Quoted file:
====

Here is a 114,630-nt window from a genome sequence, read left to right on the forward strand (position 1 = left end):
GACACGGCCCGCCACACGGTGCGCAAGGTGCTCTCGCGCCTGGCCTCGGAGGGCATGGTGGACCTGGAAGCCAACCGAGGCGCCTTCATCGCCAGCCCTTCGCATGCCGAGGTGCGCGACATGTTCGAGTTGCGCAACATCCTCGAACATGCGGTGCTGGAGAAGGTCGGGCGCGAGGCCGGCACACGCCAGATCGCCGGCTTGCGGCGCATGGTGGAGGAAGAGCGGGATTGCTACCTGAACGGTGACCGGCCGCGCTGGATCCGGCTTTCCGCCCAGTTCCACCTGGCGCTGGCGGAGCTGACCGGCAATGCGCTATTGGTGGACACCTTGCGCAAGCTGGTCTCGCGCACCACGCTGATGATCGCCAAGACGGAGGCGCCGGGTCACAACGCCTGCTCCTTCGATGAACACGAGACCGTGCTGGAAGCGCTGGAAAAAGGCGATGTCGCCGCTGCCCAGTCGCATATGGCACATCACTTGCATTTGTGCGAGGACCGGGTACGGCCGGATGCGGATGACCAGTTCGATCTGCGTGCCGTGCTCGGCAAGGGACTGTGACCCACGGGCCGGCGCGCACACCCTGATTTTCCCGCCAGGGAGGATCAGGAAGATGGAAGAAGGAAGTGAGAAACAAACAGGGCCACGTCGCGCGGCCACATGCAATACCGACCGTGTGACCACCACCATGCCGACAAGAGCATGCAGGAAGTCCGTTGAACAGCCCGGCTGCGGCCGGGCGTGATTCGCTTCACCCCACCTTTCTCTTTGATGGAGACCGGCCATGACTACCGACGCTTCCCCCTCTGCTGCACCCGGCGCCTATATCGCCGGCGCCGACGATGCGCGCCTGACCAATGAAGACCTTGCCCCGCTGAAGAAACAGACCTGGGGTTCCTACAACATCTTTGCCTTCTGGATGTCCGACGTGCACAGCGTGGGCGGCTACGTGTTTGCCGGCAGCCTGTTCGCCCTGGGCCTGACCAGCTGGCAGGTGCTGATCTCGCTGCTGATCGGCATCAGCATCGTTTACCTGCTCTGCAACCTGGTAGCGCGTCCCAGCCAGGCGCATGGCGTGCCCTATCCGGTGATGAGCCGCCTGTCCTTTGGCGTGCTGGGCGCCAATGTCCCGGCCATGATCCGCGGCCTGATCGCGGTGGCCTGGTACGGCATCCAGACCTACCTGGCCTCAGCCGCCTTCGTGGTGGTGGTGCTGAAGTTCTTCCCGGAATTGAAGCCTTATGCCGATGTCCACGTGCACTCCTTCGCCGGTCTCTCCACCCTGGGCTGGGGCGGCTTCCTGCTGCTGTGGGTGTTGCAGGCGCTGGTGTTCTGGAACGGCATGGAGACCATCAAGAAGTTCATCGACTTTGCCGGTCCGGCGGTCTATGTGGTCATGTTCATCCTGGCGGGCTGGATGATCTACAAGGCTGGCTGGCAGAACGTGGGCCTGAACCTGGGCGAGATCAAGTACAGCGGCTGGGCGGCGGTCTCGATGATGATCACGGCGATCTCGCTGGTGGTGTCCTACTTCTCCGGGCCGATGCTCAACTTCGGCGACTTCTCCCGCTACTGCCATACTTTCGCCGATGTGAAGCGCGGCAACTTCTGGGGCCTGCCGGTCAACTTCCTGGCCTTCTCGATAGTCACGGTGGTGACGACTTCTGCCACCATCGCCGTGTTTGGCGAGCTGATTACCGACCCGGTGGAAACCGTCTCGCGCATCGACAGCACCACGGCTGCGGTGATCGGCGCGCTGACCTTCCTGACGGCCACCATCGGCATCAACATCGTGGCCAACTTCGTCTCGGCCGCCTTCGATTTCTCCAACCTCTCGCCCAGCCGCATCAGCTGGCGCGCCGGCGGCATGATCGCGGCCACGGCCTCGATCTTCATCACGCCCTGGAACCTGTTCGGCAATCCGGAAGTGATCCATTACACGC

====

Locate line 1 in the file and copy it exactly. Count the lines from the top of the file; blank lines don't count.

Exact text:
Here is a 114,630-nt window from a genome sequence, read left to right on the forward strand (position 1 = left end):